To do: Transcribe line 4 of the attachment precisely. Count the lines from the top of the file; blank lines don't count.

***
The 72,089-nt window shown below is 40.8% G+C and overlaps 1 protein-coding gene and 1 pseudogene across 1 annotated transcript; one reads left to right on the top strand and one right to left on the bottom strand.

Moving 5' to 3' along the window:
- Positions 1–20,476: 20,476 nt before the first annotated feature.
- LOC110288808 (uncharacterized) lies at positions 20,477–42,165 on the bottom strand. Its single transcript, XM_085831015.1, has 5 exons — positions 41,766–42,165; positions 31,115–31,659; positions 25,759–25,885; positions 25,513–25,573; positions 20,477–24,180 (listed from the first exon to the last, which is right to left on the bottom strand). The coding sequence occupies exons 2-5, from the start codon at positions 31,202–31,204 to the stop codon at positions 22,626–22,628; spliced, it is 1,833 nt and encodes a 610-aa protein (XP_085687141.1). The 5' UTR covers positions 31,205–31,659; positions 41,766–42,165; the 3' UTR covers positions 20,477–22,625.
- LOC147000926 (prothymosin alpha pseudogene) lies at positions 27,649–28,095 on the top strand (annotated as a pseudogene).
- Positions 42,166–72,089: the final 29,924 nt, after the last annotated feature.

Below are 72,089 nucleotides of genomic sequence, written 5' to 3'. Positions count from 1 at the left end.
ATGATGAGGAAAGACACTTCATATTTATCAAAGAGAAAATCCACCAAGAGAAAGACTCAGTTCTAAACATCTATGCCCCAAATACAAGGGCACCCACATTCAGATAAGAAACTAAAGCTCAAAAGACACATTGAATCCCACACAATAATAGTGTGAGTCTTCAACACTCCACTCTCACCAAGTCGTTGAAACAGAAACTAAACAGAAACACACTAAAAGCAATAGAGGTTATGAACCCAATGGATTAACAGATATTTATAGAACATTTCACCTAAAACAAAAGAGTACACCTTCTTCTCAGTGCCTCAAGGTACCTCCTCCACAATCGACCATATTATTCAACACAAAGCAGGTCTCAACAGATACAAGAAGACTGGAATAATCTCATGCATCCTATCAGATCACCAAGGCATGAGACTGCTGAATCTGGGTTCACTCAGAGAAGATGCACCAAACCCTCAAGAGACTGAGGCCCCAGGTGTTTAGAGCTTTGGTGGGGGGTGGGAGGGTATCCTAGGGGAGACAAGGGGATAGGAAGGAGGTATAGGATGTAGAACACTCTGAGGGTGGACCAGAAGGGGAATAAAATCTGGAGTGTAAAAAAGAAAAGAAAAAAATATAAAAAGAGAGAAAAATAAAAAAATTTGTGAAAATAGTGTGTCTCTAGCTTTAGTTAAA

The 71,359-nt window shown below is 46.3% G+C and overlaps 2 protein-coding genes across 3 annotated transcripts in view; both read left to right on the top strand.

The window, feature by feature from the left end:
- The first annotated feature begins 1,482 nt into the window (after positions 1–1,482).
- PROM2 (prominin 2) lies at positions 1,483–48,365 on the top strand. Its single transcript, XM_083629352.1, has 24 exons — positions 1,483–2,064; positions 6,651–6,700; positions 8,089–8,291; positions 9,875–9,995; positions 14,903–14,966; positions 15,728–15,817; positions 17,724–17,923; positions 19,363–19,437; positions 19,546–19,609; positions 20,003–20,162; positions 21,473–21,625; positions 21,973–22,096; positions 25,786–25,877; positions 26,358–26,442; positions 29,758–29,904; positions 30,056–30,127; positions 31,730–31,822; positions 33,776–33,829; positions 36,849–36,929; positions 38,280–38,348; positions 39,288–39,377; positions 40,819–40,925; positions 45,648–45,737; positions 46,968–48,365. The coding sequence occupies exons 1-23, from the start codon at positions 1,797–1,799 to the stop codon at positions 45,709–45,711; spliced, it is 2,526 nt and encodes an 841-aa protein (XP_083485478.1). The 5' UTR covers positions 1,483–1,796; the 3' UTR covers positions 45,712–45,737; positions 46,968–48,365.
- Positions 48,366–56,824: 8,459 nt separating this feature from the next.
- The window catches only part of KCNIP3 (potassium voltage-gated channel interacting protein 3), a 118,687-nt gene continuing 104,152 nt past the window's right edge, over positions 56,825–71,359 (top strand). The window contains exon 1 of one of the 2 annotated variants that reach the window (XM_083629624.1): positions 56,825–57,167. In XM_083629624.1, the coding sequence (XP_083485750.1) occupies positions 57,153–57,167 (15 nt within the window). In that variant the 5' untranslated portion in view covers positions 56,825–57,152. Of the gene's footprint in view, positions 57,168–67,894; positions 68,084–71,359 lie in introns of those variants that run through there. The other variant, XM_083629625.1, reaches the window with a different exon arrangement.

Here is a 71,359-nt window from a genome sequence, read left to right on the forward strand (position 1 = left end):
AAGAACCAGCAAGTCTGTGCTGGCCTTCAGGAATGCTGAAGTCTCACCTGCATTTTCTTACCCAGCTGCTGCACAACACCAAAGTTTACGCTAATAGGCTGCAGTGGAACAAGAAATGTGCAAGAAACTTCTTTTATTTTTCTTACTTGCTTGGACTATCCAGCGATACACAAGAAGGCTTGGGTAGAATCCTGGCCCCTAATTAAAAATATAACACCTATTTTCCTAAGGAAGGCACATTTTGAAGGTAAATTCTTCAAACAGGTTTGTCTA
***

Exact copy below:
- LOC110288808 (uncharacterized) lies at positions 20,477–42,165 on the bottom strand. Its single transcript, XM_085831015.1, has 5 exons — positions 41,766–42,165; positions 31,115–31,659; positions 25,759–25,885; positions 25,513–25,573; positions 20,477–24,180 (listed from the first exon to the last, which is right to left on the bottom strand). The coding sequence occupies exons 2-5, from the start codon at positions 31,202–31,204 to the stop codon at positions 22,626–22,628; spliced, it is 1,833 nt and encodes a 610-aa protein (XP_085687141.1). The 5' UTR covers positions 31,205–31,659; positions 41,766–42,165; the 3' UTR covers positions 20,477–22,625.